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  • Taekyon

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    Taekyon is a traditional Korean martial art, sometimes thought of as a sport due to its 19thand 20thcentury entertainment matches. It is recognised by the Korean government in 1983 and given the title of ‘intangible, cultural asset, number 76. The art, little know outside of Korea, is an effective and deadly accurate form of kicking-based, attacking and defending manoeuvres.
    Uniquely, dancing and singing is incorporated into the art, paying tribute to the Mongol ancestry. Its rhythm is defined by three-three timing as opposed to four-four timing found in other martial arts.
    The unique and difficult to learn basic stepping pattern is ideally placed to take advantage of gaps created in other martial arts and timing, coupled with unusual angles of attack, prove to be very effective in fellingopponents. I was lured to Soul in South Korea to learn the art from one of the few remaining teachers It is a uniquely placed training method and full contact competition, known as Taekyon gang battle. Having studied, researched and taught martial arts for 25 years, I have not come across a martial art that, as part of its routine training methodology, incorporated what can only be described as ‘gang battles’ where five men would battle, without the use of pads against another five opponents. This aspect of training intrigues me because it is realistic and encourages the development of peripheral vision. Practitioners learn to flow naturally in combat and whilst attacking single or multiple opponents, and are aware that single or multiple opponents may attack them at any time. This combined with the fact that it is part of each team member’s responsibility to ensure that other members of their team are not being overwhelmed is a vital aspect of training, overlooked in other arts.

    Korean culture places emphasis on Confucian values; loyalty, friendship and respect are highly prized characteristics. Perhaps the most startling aspect to Taekyon is in its attitude and mind set that practitioners use during any actual combat. Players are taught to be happy and relaxed during fighting and must not overly focus on aggression or negative mental attitudes such as hate or anger. Under competition rules, one might find this commendable, but during actual combat it is a complete reversal of what modern wisdom and other traditional martial arts would lead us to believe to be most effective. However, if one can maintain a relaxed and happy state of mind whilst fighting, then the responses .and reflexes may be quickened as a result of muscular tension being reduced. Fear is also drastically reduced, which further goes to enhance performance. Not to mention that if a player has success in applying a relaxed, happy attitude to combat, which is highly stressful, there are a range of other circumstances to which this mind set could be applied with great benefit to health and performance.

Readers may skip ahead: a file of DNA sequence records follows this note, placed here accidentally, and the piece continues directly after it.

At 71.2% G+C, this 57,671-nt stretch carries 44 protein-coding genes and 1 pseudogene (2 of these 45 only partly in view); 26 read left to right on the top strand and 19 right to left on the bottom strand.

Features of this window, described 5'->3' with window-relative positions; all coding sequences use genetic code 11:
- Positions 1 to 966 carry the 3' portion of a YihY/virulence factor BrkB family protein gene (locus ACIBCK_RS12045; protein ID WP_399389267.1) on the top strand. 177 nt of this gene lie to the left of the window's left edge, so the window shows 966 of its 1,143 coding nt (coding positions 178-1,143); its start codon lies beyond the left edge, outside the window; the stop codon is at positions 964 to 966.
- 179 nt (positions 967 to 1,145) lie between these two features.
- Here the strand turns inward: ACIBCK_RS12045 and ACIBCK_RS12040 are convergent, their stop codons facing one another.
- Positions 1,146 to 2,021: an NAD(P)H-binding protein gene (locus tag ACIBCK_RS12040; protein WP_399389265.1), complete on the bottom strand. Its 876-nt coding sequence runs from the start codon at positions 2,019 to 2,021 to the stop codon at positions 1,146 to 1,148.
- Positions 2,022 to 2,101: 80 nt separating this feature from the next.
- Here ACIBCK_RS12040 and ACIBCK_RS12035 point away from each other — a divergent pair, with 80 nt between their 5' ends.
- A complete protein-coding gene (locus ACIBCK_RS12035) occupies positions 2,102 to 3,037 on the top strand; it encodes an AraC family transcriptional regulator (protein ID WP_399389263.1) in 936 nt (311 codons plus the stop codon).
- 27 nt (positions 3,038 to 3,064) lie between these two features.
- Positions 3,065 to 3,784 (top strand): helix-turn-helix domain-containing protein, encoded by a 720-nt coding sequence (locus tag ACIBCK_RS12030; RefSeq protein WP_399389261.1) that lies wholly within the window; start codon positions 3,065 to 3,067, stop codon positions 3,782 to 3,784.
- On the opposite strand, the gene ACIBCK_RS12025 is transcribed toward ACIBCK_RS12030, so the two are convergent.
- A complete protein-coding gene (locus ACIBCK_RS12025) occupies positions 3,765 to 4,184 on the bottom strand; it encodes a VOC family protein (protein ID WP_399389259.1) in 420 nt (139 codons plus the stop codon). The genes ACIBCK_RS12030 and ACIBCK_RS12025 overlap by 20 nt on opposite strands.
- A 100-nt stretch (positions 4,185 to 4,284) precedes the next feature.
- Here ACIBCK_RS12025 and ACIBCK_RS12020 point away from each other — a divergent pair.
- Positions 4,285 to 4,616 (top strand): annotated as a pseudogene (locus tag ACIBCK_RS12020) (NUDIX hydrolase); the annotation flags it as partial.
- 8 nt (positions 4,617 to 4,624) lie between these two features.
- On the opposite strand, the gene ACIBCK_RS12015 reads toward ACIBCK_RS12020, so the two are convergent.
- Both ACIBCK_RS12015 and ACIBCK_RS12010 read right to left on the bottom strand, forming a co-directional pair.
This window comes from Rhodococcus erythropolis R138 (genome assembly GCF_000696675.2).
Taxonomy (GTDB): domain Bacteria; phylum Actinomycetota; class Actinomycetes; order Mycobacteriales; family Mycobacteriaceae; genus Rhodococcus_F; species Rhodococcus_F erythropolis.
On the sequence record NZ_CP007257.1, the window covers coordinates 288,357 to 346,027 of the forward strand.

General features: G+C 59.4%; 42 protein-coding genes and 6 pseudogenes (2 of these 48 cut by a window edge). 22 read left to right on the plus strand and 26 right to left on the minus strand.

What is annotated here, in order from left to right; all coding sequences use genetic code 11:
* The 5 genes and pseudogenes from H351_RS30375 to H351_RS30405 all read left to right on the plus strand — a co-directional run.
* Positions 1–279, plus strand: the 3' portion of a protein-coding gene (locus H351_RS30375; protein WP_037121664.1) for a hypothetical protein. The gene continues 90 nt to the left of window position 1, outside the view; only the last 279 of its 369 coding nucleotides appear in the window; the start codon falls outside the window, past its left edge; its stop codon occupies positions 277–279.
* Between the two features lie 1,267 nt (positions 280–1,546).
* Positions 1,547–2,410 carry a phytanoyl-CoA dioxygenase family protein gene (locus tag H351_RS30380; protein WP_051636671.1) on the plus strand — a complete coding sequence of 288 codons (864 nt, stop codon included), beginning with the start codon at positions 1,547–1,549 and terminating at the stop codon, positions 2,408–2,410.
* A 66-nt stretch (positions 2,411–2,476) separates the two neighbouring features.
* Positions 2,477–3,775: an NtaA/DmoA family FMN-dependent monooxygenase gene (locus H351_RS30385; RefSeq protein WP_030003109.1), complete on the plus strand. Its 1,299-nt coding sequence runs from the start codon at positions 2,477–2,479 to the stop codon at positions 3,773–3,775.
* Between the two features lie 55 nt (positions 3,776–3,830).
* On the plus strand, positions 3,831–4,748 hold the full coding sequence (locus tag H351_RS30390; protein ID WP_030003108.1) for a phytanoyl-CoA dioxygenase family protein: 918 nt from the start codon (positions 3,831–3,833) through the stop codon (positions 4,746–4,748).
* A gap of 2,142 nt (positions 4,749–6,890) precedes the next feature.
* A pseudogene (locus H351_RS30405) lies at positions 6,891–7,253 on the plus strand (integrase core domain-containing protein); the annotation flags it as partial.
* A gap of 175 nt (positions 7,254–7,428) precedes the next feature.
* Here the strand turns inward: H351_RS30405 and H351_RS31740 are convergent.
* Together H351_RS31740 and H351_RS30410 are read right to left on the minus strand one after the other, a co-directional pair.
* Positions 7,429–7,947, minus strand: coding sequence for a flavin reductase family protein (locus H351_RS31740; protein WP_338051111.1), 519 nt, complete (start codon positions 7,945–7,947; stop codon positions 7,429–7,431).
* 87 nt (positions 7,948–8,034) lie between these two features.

The combat aspects differ from the sporting in Taekyon and include head butting, grabbing techniques (known as Sonkisul), grappling and trapping moves, pushes, kicks, sweeps, stamps and trips (known as Palgisul), all done in combination with the Pumbalki, the triangular footwork which is supposed to mimic the timing of the horses galloping.

    Annexed in 1910, by Japan, the Korean martial arts were officially banned forcing them to go underground. However it was not just the ban that had a profound effect on the arts, but rather the fact that because of the extremely harsh conditions that Koreans found themselves in during the occupation; the common people who had previously practiced Taekyon were forced to focus on survival and making ends meet rather than giving their time to leisure pursuits.
    Shortly after liberation in 1945, the Korean war started– 1950-1953 and Taekyon along with other nationalistic fighting arts started to gain popularity again in Korea. The way Taekyon was traditionally practiced by the majority of early students helped shape its fighting methodology today. It had no ranking structure, no pre-arranged forms or patterns. Given the fact that it was really only practiced by shop-keepers, farmers, peasants and gangsters, there were not set times and organised classes, but rather training may have taken place at random times and places and with many different teachers. Although we believe that organised groups of training did exist, for obvious reasons during occupation, formal records of those groups are not in existence.
    Success being the primary objective of the art, many practitioners hold the believe that rather than amassing a range of complicated techniques and forms and committing them to memory it is better to be able to use, effectively, a handful of techniques with a high degree of proficiency.

    Share your thoughts or experiences here
    Taekyon - Chris Crudelli Martial IQ Forums

    Author of this article Chris Crudelli is a Graduate of London University’s SOAS & Beijing Shi Fan University. He is also a Kung Fu & Taiji Master, Author & TV Host best known for his self-penned BBC TV series 'Mind Body Kick Ass Moves' broadcast in over 180 countries worldwide.

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